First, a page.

Wednesday, February 10, 2010

Tomatoes

Tomatoes get a bad rap, mainly because of what foods they accompany, or what additives are put in tomato sauce. Yes, tomatoes can be a trigger for some due to high amounts of free glutamate (not to be confused with an aversion to wheat gluten), but for most migraine sufferers tomatoes are perfectly fine, by themselves. Tomatoes are extremely healthy and may even help aid in weight loss! So, don't knock them before you give them a fair chance. Tomato sauce, spaghetti sauce or pizza sauce usually has onion powder added to it, and possibly other additives, which may trigger a migraine. Pizza dough has fresh-risen yeast which contains tyramine, and pizza toppings contain nitrates and possibly MSG. If you make your own italian food at home (which contains tomatoes), and you haven't added any onion powder or onions to the sauce, maybe it's the salad dressing (fermentation) which has triggered your headache. And remember, it could possibly be something you ate from the day before. So, before you blame your headache on tomatoes, which many tolerate well, be sure it isn't something else causing you havoc. After you have removed every migraine trigger from your diet for quite some time, if you still suspect tomatoes, then eliminate them for two to four weeks. If you notice no difference, add them back in. Happy eating!

31 comments:

  1. Hi, Heidi, I've been 123ing since October. I was wondering about your comment regarding free glutamate. In the book, Doc Buchholz says that he isn't sure what element in these foods is the actual trigger. It did seem likely to me that free glutamate was part of it after looking up the numbers, but then I also checked the numbers for the allowed foods, and wasn't sure. For example, 100 grams of raw sweet onion has 177 mg of gluatmic acid, and 100 grams of leek has 226 mg of glutamic acid. So it seems like there has to be something else at work here! (numbers from USDA SR-21 via nutritiondata.com)
    -Liz

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  2. Hello ammitnox. I'm glad you are on the 1-2-3 Program! Thank you for commenting. Did the list distinguish between bound and free glutamate? On page 88 of Dr. Buchholz's book, there is a reference to free glutamate in tomatoes, mushrooms and peas under the heading "Other Dietary Items." I hope you are not eating sweet onion, as that is not a safe food due to high levels of tyramine. I think though, from your post, I understand that you were just comparing the two. I hope that helps. Best wishes on your continued migraine-free journey.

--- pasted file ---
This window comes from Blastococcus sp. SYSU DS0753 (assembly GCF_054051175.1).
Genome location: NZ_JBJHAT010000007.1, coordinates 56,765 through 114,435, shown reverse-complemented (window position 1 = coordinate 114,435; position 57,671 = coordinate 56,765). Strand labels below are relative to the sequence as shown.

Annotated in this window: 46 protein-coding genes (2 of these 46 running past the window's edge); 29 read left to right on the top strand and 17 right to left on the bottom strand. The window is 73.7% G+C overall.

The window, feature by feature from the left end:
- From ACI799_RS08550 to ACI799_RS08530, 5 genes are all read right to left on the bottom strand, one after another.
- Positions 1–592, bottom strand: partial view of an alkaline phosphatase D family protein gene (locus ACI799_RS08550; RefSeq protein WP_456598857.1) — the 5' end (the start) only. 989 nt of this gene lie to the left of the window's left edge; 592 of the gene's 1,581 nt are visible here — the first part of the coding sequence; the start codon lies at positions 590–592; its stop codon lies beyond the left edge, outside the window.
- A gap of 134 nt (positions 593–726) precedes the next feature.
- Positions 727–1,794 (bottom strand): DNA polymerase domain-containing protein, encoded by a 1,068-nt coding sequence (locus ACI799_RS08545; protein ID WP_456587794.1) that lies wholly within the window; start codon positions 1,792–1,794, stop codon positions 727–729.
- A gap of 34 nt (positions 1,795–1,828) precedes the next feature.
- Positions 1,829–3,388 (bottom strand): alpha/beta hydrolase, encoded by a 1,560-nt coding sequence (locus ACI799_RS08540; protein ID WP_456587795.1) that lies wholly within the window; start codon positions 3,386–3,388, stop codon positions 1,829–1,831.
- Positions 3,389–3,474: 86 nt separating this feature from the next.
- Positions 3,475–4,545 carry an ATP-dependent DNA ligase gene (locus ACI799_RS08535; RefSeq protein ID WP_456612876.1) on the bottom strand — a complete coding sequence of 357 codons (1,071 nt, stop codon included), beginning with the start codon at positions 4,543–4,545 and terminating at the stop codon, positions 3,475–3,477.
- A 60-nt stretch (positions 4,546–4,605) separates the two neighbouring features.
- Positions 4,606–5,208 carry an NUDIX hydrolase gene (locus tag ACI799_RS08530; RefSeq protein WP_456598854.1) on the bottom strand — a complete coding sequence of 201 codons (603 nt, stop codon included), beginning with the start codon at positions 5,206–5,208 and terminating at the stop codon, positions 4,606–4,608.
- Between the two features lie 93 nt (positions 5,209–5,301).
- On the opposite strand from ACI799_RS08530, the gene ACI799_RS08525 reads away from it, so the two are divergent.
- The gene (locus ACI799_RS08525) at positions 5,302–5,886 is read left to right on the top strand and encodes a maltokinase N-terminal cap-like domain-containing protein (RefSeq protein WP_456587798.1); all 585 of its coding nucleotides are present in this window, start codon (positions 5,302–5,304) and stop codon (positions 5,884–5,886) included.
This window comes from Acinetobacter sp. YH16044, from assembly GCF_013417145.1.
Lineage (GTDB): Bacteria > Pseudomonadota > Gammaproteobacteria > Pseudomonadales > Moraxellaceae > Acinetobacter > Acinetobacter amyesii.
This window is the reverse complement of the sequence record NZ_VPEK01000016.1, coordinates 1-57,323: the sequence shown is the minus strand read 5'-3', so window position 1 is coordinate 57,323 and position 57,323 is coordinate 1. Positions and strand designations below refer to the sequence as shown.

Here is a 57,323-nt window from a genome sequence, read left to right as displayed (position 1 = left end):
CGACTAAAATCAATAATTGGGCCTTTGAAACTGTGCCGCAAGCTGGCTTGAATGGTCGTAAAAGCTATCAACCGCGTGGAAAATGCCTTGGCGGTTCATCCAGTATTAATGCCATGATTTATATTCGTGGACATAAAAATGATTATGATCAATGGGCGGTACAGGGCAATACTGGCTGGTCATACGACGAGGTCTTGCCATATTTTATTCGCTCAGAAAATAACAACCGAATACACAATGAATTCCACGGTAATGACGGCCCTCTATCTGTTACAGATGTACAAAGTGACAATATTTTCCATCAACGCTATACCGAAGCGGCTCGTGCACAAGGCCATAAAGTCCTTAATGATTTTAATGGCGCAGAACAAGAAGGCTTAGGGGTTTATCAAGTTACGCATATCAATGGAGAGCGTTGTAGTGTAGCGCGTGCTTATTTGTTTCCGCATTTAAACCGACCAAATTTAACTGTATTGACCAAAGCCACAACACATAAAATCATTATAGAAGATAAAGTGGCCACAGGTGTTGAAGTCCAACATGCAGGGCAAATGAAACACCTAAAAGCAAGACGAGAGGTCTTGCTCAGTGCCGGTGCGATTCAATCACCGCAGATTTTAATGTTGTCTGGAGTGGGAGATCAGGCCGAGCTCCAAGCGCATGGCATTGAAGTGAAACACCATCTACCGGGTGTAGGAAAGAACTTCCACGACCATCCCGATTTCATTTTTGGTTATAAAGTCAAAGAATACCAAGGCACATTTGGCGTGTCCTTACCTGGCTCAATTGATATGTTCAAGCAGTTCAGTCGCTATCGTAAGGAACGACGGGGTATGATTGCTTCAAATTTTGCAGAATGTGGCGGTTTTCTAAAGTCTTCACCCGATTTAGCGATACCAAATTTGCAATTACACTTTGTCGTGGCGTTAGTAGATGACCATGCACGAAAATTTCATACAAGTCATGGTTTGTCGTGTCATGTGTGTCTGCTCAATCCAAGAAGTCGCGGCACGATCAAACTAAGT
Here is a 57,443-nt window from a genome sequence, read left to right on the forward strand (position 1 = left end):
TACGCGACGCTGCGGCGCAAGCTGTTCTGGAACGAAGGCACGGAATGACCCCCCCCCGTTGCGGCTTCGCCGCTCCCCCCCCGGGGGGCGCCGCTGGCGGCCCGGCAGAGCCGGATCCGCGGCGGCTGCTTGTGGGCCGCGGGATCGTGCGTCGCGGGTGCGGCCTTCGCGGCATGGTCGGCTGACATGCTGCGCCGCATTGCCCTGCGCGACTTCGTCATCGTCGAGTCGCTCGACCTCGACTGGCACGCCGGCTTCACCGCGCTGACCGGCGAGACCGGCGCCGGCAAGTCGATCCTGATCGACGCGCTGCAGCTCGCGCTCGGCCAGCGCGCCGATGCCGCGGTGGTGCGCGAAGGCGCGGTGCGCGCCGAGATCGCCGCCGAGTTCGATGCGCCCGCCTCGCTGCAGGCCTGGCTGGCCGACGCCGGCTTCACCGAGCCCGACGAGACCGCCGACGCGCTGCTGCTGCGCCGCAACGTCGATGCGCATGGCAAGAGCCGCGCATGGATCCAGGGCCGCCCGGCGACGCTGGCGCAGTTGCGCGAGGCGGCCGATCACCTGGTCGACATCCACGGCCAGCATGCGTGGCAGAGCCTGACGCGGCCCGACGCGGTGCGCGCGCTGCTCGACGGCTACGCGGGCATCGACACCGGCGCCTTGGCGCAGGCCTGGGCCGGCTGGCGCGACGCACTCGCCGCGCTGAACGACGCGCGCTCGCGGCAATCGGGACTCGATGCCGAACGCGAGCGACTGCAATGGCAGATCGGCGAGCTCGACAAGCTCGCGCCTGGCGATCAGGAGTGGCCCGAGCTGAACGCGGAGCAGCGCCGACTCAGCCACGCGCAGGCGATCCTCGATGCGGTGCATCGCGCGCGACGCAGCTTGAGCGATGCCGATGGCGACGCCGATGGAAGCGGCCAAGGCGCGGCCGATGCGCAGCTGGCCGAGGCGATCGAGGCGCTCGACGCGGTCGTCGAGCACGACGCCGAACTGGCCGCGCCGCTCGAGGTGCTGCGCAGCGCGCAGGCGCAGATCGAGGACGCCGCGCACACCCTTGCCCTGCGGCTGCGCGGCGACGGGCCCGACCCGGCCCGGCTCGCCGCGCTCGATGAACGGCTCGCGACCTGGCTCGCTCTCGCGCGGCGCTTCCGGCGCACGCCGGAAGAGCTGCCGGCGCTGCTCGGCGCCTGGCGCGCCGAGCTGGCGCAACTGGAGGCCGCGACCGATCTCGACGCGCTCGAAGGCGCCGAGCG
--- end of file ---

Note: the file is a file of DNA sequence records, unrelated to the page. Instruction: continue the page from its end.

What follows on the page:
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  3. i am in the 123ing since a month now and it is working. question about onions: are red onions as bad as sweet/white onions? thanks for sharing!

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  4. Thanks for posting. I'm glad the 1-2-3 Program is working for you! That's great to hear. Yes, red onions should be avoided too, and so should onion powder. You may eat shallots, leeks, green onions (spring onions), and even garlic. I hope that helps, and keep up the good work!

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  5. I haven't tried shallots, but green onions and leeks give me a headache, even when well cooked. They smell and taste like regular onions, except not as strong, so it doesn't surprise me that they give me a headache like onions.

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  6. Anonymous, have you read "Heal Your Headache" yet? I have no doubt that the smells might trigger a headache for you since they are similar to that of onions, but leeks and green onions themselves shouldn't as they don't contain enough tyramine to trigger one. And, if you follow the diet outlined in the book, it will help so that the smells trigger less for you too!

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    1. Came here via a google search. I was making magical leek soup and got a headache when I ate it. The smell of them cooking didn't bother me at all. Before that, I was drinking the water it boiled in, and got a headache. There's another website where lots of people are complaining about onions giving them migraines. Just an fyi